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Neural Networks

Neural Networks

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Published by Safaa Shahul Hameed

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Published by: Safaa Shahul Hameed on Oct 26, 2010
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  New possibilities of digital imaging and data hiding open wide prospects in modern imagingscience, content management and secure communications. However, despite the obviousadvantages of digital data hiding technologies and their current progress, these developmentscarry inherent risks such as copyright violation, unauthorized prohibited usage anddistribution of digital media, secret communications and network security violations.Although the issues of robustness, visibility and capacity of digital data hiding technologieshave received a lot of attention, their security aspect still remains an open and little studied problem. The security requirement is closely related to the stochastic visibility andunauthorized detection of hidden information and requires both new and careful study. New information-theoretic methods for blind stochastic detection of hidden data should beinvestigated. This aspect will have a great impact on robust digital watermarking,steganography,integrity control and tamper proofing (possibly even without embeddedhidden data) and Internet/network security.
2.Related Research:
An introduction to steganography and its application to digital images are available from[fig5]. Other, more robust, methods of hiding information in images include application of the transform domain that takes advantage of algorithms and coefficients from processing theimage or its components to hide information. Transformations can be applied over the entireimage [8] to blocks through out the image [fig9, fig10], or other variations. Many of thesetransformation techniques require use of the original, unmarked image to extract thewatermark. In [fig11] a number of papers propose techniques that do not require using theoriginal to extract the watermark [fig12]. A method that proposes a combination of thesetechniques from LSB insertion to spread spectrum disbursement of data is described in [fig9].A survey of transform domain techniques can be found in [fig13]. grabs. One commondrawback of virtually all current data embedding methods is the fact that the original image isinevitably distorted due to data embedding itself. This distortion typically cannot be removedcompletely due to quantization, bit-replacement, or truncation at the grayscales 0 and 255[fig6]. Another unconventional approach in which we consider “piggy-backing” the color information on the luminance component of an image for improved color image coding[fig1].The new technique essentially transforms a given color image into the YIQ color space wherethe chrominance information is subsampled and embedded in the wavelet domain of theluminance component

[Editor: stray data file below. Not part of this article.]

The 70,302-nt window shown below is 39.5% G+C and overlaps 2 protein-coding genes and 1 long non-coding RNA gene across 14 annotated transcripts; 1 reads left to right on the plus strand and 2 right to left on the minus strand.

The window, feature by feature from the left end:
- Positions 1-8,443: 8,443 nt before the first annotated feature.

3.The New Approach
 Multiple Key Function Method:
In this paper, we formulate a distinctive method for information hiding in images to beat theexisting detection techniques. Let us take the example of hiding an secret text calledthe
cipher text 
in an image called the
cover image.
 In the effort to keep the structural characteristics of the cover image, secure, we makeminimal introduction of message bits into the cover image and yet manage to embed textmessages of substantial size. It is thus possible, by choosing from a set of key functions,which requires introducing least number of message bits in the cover image and still